I have always been drawn to this ancient method of direct casting. Using gravity and the buoyant structure of the beloved cephalopod, humans are believed to have been casting metal items in this fashion since the 6th century BCE. Made of calcium carbonate, the cuttlefish bone has a soft internal structure that lends itself to carving. Similar to the tufa stone used in the Southwest US, cuttlefish bone is carved to create a negative space that represents the eventual metal object to be cast. Metal is poured directly into the bone, which is cut in half and bound together with wire to create a mold. Multi-part molds are also possible!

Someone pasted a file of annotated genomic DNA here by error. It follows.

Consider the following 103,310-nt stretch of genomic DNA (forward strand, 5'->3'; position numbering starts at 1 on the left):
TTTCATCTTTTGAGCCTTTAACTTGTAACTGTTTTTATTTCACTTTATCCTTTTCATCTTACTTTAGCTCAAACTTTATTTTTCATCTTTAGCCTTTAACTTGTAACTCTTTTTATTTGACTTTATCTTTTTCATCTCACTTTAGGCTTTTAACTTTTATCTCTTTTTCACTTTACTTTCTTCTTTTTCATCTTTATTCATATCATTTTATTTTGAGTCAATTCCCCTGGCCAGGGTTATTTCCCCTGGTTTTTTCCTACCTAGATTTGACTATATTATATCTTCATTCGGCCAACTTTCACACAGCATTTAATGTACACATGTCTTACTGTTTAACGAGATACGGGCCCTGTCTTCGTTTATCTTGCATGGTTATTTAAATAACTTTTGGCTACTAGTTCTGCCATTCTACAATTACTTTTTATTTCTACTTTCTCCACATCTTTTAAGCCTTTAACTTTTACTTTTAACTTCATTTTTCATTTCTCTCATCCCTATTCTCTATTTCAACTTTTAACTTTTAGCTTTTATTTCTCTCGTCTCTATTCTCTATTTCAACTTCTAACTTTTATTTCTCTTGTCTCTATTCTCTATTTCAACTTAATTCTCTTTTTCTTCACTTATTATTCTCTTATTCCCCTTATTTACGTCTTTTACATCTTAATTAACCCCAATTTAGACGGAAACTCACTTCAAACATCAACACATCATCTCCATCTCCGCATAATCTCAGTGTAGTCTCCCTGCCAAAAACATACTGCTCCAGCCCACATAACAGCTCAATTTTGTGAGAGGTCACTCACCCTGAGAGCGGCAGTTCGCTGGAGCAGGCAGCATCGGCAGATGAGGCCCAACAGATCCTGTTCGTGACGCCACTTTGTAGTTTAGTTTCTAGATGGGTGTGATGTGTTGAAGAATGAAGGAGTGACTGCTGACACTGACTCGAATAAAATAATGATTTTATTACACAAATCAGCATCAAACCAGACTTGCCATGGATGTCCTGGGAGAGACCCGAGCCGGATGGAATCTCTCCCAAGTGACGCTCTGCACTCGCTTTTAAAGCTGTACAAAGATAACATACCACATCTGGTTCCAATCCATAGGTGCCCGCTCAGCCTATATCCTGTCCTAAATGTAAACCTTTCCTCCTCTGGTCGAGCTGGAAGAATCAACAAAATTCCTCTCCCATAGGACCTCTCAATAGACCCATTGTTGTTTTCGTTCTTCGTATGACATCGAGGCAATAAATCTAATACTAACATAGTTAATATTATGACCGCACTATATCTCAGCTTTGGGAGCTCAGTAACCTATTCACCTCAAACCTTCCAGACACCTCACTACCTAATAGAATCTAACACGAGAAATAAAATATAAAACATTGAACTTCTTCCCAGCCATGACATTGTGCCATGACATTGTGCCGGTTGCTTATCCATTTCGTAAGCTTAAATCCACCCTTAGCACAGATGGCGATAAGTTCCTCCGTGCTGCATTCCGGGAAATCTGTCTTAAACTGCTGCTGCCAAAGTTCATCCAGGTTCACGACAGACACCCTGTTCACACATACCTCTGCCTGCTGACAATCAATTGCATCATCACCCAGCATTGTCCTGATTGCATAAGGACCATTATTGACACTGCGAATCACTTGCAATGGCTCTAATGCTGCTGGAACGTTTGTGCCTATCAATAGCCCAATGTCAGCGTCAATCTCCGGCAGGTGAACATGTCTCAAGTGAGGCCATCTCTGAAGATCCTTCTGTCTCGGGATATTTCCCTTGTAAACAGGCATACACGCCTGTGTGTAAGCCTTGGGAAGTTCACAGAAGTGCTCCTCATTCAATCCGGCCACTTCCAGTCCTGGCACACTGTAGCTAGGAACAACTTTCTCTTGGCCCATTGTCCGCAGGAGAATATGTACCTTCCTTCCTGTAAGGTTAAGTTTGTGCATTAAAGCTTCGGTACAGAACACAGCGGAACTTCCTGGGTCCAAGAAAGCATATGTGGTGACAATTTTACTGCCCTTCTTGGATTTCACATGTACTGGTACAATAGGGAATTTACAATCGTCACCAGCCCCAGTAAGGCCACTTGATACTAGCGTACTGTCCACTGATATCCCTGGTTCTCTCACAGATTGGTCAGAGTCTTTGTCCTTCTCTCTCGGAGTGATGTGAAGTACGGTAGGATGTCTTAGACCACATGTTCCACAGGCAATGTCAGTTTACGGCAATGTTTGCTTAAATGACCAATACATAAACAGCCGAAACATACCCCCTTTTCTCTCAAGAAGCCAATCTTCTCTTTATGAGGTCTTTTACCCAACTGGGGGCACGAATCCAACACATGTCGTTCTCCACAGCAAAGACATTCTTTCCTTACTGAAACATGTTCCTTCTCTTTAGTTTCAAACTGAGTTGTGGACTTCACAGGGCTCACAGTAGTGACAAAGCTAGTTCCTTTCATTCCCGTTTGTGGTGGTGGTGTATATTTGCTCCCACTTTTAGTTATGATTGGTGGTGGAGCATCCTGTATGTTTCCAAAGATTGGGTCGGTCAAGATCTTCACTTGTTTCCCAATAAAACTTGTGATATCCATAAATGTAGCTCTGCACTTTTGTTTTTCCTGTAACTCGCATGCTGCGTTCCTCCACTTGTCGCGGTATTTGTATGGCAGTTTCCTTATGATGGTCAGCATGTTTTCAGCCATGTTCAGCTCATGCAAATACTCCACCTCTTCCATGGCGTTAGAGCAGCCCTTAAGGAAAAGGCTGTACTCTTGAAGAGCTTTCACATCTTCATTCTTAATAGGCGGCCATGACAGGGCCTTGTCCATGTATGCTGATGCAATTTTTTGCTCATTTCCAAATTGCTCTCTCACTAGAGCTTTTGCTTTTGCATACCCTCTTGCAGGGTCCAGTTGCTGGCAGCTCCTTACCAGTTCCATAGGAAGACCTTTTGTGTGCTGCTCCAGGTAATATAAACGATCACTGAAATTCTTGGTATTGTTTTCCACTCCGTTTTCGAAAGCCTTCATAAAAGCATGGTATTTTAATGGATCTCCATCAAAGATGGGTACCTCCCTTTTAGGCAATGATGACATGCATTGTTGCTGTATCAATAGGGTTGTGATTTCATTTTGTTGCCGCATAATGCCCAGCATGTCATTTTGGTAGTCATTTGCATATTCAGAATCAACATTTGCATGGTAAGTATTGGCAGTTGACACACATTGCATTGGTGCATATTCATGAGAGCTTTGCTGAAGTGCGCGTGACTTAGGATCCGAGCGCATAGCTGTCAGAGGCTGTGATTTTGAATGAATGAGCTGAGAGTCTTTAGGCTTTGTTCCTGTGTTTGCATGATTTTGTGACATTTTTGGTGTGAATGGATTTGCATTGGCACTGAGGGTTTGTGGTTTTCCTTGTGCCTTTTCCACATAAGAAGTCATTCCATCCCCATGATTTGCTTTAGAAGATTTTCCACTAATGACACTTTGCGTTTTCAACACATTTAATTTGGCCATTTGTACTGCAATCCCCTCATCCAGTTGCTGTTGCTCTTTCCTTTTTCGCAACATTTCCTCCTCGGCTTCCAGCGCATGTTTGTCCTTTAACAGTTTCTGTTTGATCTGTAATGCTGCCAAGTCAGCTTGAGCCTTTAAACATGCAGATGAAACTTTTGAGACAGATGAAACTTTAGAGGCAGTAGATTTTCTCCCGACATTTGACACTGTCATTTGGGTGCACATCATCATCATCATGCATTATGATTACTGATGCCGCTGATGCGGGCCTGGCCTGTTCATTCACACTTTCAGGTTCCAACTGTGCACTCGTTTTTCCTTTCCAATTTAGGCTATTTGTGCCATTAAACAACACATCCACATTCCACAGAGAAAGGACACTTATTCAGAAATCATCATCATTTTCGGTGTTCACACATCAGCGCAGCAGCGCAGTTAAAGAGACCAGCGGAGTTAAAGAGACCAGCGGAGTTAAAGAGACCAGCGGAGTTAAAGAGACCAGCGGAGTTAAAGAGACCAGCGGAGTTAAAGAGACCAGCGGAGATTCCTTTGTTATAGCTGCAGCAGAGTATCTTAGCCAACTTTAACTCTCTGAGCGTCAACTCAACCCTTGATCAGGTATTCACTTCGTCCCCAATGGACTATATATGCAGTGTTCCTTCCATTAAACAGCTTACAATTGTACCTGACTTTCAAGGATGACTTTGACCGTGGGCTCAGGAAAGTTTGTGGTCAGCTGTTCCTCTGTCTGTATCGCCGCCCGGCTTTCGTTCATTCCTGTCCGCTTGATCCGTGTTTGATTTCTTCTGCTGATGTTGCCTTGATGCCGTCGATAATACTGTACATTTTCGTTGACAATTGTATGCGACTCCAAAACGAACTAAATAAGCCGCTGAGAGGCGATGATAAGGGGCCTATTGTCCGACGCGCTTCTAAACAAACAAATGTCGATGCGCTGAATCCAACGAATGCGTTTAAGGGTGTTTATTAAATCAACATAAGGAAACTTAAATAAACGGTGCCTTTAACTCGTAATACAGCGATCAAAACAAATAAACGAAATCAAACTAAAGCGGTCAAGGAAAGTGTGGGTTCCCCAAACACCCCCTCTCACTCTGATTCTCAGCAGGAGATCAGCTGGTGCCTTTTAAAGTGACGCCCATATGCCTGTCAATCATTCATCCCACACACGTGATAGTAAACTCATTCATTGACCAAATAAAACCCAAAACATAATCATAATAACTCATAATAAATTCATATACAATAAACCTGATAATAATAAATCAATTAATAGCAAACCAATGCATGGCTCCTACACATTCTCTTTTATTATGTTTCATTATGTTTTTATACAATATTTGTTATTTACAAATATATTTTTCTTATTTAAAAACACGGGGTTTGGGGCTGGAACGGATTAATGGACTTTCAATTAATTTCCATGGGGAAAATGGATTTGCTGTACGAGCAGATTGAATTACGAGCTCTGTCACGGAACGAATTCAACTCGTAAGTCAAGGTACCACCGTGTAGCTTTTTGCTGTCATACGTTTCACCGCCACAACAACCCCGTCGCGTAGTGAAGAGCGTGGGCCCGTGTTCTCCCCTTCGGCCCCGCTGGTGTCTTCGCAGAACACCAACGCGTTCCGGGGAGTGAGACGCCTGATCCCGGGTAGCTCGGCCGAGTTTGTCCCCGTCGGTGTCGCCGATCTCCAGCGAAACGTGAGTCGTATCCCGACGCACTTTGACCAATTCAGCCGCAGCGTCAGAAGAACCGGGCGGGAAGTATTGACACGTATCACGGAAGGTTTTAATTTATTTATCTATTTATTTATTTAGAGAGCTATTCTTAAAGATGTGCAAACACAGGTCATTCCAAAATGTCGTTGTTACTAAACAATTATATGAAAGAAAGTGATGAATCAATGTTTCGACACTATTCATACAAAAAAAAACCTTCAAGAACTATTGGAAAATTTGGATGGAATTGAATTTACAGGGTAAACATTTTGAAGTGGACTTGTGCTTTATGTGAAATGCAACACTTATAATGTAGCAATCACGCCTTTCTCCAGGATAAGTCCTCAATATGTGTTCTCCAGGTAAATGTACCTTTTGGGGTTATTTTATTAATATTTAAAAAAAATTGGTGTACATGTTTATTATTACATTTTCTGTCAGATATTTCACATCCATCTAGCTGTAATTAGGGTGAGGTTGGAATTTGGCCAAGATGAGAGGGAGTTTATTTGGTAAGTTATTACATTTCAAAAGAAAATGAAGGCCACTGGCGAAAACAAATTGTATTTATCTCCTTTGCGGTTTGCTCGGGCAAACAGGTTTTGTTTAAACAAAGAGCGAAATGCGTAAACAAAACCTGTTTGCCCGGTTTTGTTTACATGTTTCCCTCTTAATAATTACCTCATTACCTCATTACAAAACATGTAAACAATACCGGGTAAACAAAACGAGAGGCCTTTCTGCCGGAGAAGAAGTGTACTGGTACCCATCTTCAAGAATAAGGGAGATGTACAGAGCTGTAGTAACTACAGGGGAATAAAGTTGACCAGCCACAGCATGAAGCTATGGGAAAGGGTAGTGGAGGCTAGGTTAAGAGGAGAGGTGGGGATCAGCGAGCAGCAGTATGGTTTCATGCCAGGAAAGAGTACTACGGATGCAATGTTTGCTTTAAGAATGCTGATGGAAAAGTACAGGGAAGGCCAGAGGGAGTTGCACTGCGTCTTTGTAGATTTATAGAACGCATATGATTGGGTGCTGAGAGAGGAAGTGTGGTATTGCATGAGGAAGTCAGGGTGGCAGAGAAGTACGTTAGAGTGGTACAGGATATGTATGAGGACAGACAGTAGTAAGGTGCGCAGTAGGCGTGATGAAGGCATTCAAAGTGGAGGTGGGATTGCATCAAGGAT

The growth pattern of the calcium carbonate creates an incredible texture in the casting: the molten metal picks up every detail from the growth striations. Similar to woodgrain, the structure varies in density leading to unpredictable and delightful imagery. Since no two cuttlefish are alike, no two cuttlefish bone castings are alike. Unlike lost-wax casting, cuttlefish casting often yields only one object, as the bone is charred from the heat of the metal as it is poured into the bone. This singular object, born from a unique method, can then be cleaned and finished like any other metal casting.